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Friday, September 30, 2016


I met Ellen at an Irish festival near Boston, Massachusetts and was instantly intrigued with her book. A trove of forgotten letters in a dusty attic ignited her desire to learn more about the role her family played in the Civil War. Ellen and I shared the linkage of Irish ancestry and a desire to tell Ireland's history through our books. I know you'll enjoy meeting Ellen here. If you're in the Boston area, come meet us both at Dorchester's Irish Heritage Festival.

Ellen Burke: A Hero on the Home Front

My historical novel is entitled, Yours Faithfully, Florence Burke and it is based on my great, great grandfather’s Civil War letters.  Florence Burke, a strapping, determined man, is an Irish immigrant volunteering for war in the place of a wealthy banker in exchange for a piece of farmland. He needed land in order to improve the lives of his beloved family and in order to apply for citizenship. Florence became a soldier for the 37th Mass volunteers. While he was fighting in Virginia he wrote love letters to his wife Ellen and his three children back home in West Springfield, MA. There’s no doubt that Florence was a hero to his family, enlisting to improve the lives of those he loved.

But there is another person, a quiet, unlikely hero named Ellen Burke who is thrown into an unimaginable situation and emerges as a strong, resilient “guardian of the home front.” When Ellen learns that her beloved husband Florence has volunteered for war without her knowledge or approval she is shattered and frightened. How will she keep her children safe and well through the harsh New England winter? How will she manage a new farm on her own? How will she support her embattled husband? How can she do this alone?

After Florence heads off for training camp Ellen manages to put aside her resentment and concentrate on providing food, shelter and love for her children.  She is alone now and must make all the decisions for her family. But the battles on the home front have just begun.  Ellen faces winter storms, thieves, disparaging rumors and illness. Through it all, she remains steady and confident, and acts as a strong mother and “stand in” father. Besides family and property management, Ellen also finds herself battling with the prominent town councilman who promised her husband a deed to a parcel of land in exchange for his conscription.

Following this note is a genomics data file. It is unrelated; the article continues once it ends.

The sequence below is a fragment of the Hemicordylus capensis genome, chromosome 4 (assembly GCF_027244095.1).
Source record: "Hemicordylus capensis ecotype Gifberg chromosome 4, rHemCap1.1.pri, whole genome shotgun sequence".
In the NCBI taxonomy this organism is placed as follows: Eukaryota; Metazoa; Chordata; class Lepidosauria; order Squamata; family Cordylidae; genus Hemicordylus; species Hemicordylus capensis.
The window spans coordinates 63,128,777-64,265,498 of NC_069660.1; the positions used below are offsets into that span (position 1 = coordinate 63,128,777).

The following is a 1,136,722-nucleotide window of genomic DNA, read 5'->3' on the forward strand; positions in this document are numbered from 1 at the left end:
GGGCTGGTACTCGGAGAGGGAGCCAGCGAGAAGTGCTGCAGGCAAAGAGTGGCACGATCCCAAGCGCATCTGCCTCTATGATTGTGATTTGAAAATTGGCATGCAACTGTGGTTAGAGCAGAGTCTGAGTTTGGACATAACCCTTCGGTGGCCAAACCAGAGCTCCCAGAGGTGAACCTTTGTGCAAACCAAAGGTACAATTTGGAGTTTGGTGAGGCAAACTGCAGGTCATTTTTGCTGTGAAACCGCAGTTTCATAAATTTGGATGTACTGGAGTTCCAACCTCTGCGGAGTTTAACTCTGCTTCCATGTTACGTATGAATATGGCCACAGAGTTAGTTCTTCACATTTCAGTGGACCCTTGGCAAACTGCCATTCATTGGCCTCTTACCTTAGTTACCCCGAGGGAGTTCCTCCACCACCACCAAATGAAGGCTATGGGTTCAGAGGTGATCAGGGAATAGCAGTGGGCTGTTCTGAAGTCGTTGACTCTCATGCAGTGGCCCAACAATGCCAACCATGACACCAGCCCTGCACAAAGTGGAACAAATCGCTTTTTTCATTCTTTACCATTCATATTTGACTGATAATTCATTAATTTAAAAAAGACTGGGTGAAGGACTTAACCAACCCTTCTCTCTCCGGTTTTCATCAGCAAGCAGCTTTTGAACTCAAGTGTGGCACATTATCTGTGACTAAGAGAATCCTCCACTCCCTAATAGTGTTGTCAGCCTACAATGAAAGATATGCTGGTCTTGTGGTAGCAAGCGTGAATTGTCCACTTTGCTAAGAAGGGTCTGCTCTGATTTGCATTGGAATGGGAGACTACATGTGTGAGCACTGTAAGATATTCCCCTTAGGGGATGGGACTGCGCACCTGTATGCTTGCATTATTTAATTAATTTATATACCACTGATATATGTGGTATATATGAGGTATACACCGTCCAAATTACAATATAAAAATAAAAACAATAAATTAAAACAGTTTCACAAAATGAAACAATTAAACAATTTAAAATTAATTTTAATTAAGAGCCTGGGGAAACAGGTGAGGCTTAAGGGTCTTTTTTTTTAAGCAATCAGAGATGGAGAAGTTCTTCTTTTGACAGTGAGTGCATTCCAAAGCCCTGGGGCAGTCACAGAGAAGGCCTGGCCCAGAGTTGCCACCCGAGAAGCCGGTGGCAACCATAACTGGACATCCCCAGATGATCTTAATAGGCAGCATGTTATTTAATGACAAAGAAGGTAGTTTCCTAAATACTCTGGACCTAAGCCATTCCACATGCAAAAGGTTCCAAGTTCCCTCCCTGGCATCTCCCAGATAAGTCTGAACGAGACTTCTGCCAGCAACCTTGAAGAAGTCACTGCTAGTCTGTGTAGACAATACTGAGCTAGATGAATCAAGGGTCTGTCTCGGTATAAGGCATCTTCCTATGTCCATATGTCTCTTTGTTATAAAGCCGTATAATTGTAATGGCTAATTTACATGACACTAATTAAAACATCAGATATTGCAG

In Florence’s absence she must fight for this legal contract and other specific trade agreements. Ellen has never even entered her city’s Town Hall and now she finds herself in a man’s world, fighting for what is rightly owed to her husband and her family.  Standing on her own and taking responsibility for all the household duties, Ellen transforms from a meek, na├»ve woman, to a strong, self-confidant mother, wife and friend. She even manages to rise above her anger and feelings of betrayal toward her husband, Florence. She focuses on staying strong for her children and using her mental and physical strength to cultivate her farm and keep her family consoled.

Ellen uses every resource available to her in order to survive during war time. She seeks help from neighbors, friends and family and the advice from local professionals.  She’s a strong Irish immigrant whose wit, fierce determination and unconditional love see her through many difficult times. To her children, neighbors, and friends—and especially to me, she is a true hero!


Ellen B. Alden is a dynamic first time author who began the journey of writing after discovering an old leather box filled with nineteen Civil War letter in her attic. The letters were written from her Irish immigrant great, great grandfather, to his wife and children at home in Western Massachusetts. Ever since that day Ellen has worked tirelessly to learn their story and bring it to life through this novel. She travelled to Ireland several times to meet with a local historian, to explore her ancestry and to research the Great Potato Famine.
Ellen is a graduate of St. Michael’s college in Vermont. She earned a teaching degree from Pepperdine University in Malibu, California and then attended Merrimack College Graduate school of Education. She has worked as an elementary school teacher and she has also dappled in the wine business. She earned wine certificates at Boston Universities Elizabeth Bishop Wine Resource Center and worked as a wine consultant for several liquor stores and a winery.

After living in Los Angeles, London and Boston, Ellen calls Andover, Massachusetts her home.  She lives here with her husband Michael, her three children Nathan, Liam and Jillian, and her two dogs Moxie and Frosty.

Thursday, September 29, 2016

When Hearts Open

I packed my little girl off to college and didn't shed a tear. 

Well, I did get a little misty, but real tears? Nope. Not one.

It helped that I've been through the ritual with my two boys, so my perspective is shaded by optimism and accomplishment. She is in the right college with a terrific roommate surrounded by professors and friends I could not have done a better job choosing than if I had hand picked them myself. 

I cleaned her empty room and lined up the stuffed animals thinking it was time to cull the crop. The downsizing list grew. The clutter shrank. No tears. Not one.

And then my husband told me folks were arriving to buy her wooden play kitchen. Pots and pans, too.